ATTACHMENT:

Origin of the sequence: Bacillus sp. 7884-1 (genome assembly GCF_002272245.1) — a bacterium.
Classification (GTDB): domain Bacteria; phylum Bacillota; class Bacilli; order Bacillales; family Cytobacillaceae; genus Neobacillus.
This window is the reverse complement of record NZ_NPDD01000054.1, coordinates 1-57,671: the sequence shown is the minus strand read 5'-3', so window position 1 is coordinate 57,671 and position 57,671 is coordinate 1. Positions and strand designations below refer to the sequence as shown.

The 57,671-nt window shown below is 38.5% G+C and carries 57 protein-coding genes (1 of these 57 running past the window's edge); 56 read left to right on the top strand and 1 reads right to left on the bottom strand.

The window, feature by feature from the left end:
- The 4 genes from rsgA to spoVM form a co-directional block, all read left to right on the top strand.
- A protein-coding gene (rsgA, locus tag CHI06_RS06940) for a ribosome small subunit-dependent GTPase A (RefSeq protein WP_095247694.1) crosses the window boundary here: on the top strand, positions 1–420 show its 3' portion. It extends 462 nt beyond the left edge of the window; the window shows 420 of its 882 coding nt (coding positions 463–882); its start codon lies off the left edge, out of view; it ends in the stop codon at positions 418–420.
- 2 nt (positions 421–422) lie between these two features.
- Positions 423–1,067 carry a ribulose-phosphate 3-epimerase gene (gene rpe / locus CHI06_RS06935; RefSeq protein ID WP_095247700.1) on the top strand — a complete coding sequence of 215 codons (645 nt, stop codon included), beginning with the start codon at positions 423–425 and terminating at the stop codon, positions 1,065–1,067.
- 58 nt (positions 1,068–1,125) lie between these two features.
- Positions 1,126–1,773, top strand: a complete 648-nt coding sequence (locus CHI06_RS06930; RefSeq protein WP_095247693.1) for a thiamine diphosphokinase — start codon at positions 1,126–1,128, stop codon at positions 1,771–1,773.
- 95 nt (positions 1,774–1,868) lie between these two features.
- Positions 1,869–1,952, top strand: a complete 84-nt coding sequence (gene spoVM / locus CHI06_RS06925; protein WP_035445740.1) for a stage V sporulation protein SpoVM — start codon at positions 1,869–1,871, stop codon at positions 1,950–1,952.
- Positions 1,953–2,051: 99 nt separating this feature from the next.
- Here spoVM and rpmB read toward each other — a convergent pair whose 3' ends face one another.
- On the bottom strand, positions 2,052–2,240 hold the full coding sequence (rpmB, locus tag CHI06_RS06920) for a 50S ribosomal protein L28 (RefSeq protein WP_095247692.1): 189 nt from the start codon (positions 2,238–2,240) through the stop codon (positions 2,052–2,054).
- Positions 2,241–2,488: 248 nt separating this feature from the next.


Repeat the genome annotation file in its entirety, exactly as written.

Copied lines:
Origin of the sequence: Bacillus sp. 7884-1 (genome assembly GCF_002272245.1) — a bacterium.
Classification (GTDB): domain Bacteria; phylum Bacillota; class Bacilli; order Bacillales; family Cytobacillaceae; genus Neobacillus.
This window is the reverse complement of record NZ_NPDD01000054.1, coordinates 1-57,671: the sequence shown is the minus strand read 5'-3', so window position 1 is coordinate 57,671 and position 57,671 is coordinate 1. Positions and strand designations below refer to the sequence as shown.

The 57,671-nt window shown below is 38.5% G+C and carries 57 protein-coding genes (1 of these 57 running past the window's edge); 56 read left to right on the top strand and 1 reads right to left on the bottom strand.

The window, feature by feature from the left end:
- The 4 genes from rsgA to spoVM form a co-directional block, all read left to right on the top strand.
- A protein-coding gene (rsgA, locus tag CHI06_RS06940) for a ribosome small subunit-dependent GTPase A (RefSeq protein WP_095247694.1) crosses the window boundary here: on the top strand, positions 1–420 show its 3' portion. It extends 462 nt beyond the left edge of the window; the window shows 420 of its 882 coding nt (coding positions 463–882); its start codon lies off the left edge, out of view; it ends in the stop codon at positions 418–420.
- 2 nt (positions 421–422) lie between these two features.
- Positions 423–1,067 carry a ribulose-phosphate 3-epimerase gene (gene rpe / locus CHI06_RS06935; RefSeq protein ID WP_095247700.1) on the top strand — a complete coding sequence of 215 codons (645 nt, stop codon included), beginning with the start codon at positions 423–425 and terminating at the stop codon, positions 1,065–1,067.
- 58 nt (positions 1,068–1,125) lie between these two features.
- Positions 1,126–1,773, top strand: a complete 648-nt coding sequence (locus CHI06_RS06930; RefSeq protein WP_095247693.1) for a thiamine diphosphokinase — start codon at positions 1,126–1,128, stop codon at positions 1,771–1,773.
- 95 nt (positions 1,774–1,868) lie between these two features.
- Positions 1,869–1,952, top strand: a complete 84-nt coding sequence (gene spoVM / locus CHI06_RS06925; protein WP_035445740.1) for a stage V sporulation protein SpoVM — start codon at positions 1,869–1,871, stop codon at positions 1,950–1,952.
- Positions 1,953–2,051: 99 nt separating this feature from the next.
- Here spoVM and rpmB read toward each other — a convergent pair whose 3' ends face one another.
- On the bottom strand, positions 2,052–2,240 hold the full coding sequence (rpmB, locus tag CHI06_RS06920) for a 50S ribosomal protein L28 (RefSeq protein WP_095247692.1): 189 nt from the start codon (positions 2,238–2,240) through the stop codon (positions 2,052–2,054).
- Positions 2,241–2,488: 248 nt separating this feature from the next.